State Representative Jon Hansen (R-Dell Rapids) is coming to the end of his first term in the legislature, and while spending his first year listening and learning, showed that he doesn’t always follow the pack, and in many ways is distinguishing himself as someone who isn’t just a warm body in the Legislature’s lower chamber.
Back in May, Hansen was arguably the most notable South Dakotan to lend his support to Republican Ron Paul in his candidacy for president, and as of late, popped up in the news again as he expressed concern over a $350 bill for public information research to see how much the city of Sioux Falls was spending on a particular law firm.
According to his website, Jon was born in Yankton, South Dakota where he lived until his family moved to Dell Rapids when he was in elementary school. Jon grew up in the Dell Rapids community and eventually graduated from Dell Rapids High School. After graduating, Jon worked his way through classes and obtained a degree in Business Administration.
Jon has played an active role in his community, including past service as president of the Dell Rapids Chamber of Commerce. While he was president, Jon led through tough budgetary times, making the necessary cuts to balance the budget without sacrificing the programs and events which promote local business. Jon also converted some chamber programs from money losing events to budget neutral events.
During his last year in the legislature, Jon assisted in balancing the state budget without raising taxes or taking from reserves, increased local control for school districts, and helped to reform election law.
So, without further ado, here’s 5 questions with Representative Jon Hansen:
1 ? Jon, You bucked the crowd in who you supported for president this year, by going out on a limb for Ron Paul. Is this a ?maverick streak? we’re seeing? Where might your issues diverge with those of legislative leadership or the party?
I wouldn’t read into my support of Ron Paul as being part of any “maverick streak,” nor do I really strive for any such “streak.” I don’t try to define myself – others do that for me whether I like it or not. I simply try to do what I think is right. My support of Ron Paul, at least from a state legislator?s standpoint, is based upon his understanding of the proper roles and balance of power between the federal and state government as set forth in Article 1 section 8 and the 10th amendment. Also, Paul’s economic stance (based on the school of Austrian Economics), his pro-life stance, I could go on, make him, in my view, a great candidate.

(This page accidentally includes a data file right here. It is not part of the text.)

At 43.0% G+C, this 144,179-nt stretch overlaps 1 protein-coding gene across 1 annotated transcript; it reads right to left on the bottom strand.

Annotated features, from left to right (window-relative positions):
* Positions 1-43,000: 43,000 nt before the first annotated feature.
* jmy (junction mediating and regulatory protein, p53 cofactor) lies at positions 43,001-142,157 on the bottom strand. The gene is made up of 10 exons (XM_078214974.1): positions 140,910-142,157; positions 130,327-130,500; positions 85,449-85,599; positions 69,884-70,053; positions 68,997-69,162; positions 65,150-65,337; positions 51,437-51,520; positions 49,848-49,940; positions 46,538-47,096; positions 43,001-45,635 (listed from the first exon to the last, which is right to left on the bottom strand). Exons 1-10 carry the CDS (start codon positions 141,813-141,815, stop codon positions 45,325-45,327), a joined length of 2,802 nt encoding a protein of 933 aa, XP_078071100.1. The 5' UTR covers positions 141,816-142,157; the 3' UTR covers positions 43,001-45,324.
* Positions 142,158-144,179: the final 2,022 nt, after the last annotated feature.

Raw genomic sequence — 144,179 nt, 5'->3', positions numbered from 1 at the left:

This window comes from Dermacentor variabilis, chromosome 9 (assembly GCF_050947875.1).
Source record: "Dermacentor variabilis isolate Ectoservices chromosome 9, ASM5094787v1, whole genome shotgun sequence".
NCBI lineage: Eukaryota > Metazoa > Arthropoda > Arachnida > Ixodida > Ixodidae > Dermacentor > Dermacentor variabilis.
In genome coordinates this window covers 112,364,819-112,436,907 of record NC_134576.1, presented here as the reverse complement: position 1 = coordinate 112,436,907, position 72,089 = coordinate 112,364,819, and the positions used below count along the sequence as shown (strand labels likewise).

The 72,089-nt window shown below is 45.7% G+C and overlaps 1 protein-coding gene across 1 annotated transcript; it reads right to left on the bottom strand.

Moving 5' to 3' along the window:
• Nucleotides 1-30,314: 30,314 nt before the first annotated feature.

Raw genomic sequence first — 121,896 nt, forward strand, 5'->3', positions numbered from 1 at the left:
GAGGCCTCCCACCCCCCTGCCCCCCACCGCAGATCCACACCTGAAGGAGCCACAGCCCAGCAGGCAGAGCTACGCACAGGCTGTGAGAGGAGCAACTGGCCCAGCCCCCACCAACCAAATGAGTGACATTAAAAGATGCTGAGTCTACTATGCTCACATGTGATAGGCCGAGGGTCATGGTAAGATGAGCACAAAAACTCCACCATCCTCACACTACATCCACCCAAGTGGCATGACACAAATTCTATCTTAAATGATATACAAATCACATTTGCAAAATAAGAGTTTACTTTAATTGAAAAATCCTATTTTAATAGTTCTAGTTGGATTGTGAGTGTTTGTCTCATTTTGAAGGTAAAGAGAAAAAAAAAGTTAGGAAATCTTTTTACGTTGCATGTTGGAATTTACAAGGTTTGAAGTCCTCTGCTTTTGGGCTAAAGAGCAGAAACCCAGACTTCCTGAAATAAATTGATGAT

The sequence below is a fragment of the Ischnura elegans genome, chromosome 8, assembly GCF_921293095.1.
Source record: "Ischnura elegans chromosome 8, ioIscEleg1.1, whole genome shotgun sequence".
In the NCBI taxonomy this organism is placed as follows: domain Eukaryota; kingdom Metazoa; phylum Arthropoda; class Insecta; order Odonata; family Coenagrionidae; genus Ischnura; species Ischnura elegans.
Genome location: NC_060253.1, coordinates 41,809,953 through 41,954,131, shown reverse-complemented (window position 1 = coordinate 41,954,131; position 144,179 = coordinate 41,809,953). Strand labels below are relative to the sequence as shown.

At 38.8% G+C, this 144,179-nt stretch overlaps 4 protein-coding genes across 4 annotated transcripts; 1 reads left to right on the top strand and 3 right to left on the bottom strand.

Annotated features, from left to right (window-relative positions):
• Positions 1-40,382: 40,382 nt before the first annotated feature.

With that said, with Romney as our nominee, I will happily cast a vote for him over Obama.
As to your question about divergence with legislative leadership or the party: One would only have to look at my voting record from my last term to find that I didn’t always agree with my leadership – but that’s okay. At the risk of sounding cliche, I don’t focus on what my differences are with people, especially the people I work with. I would rather focus on what we agree on and get those things done for the state. If we disagree, that’s okay. If I’m on the right side of the truth, I?ll prevail in the end. If I’m not on the right side of the truth, then a disagreement will only help me to grow. I don?t try to lead or win people over by force, but rather by invitation. I believe that those who I disagree with on certain issues are also just trying to do what they believe is right. If I am right, I simply hope to change their mind.
2. What are the issues you believe people will find important in this fall’s legislative campaigns?
I think people will be concerned about the economy; their own and the state?s. I think people want low taxes, and, as an aside, therefore won?t vote to raise their own through a ballot measure. I also think South Dakota is a pro-life state and I hope they will vote to preserve a pro-life legislature.
3. You were in the Argus Leader recently concerned about the cost of obtaining public records. Do you think there should be a reasonable cost assessed for the production of such records, or should they be free?
I think the default position should be that the records be free. If the request made is extraordinary, I think it?s okay that a reasonable fee apply. Reasonable is the key word here. In the case you mentioned, the fee was $350. This is not how most would define reasonable. A fine balance has to be struck between the public having access to its own records, and any excessive time it might take to obtain some of them. No open, public record should be priced so high that the average person cannot afford to obtain it.
4. What other issues do you plan on tackling this next legislative session?
If re-elected, I look forward to continuing my work to increase openness in public institutions, better education, support agriculture, protect the innocent, promote life, and reduce the size and cost of government.
5. Any campaign strategy for November you can give us a hint on?
Get more votes 🙂
Jon – on behalf of the South Dakota War College Readers, thank you very much!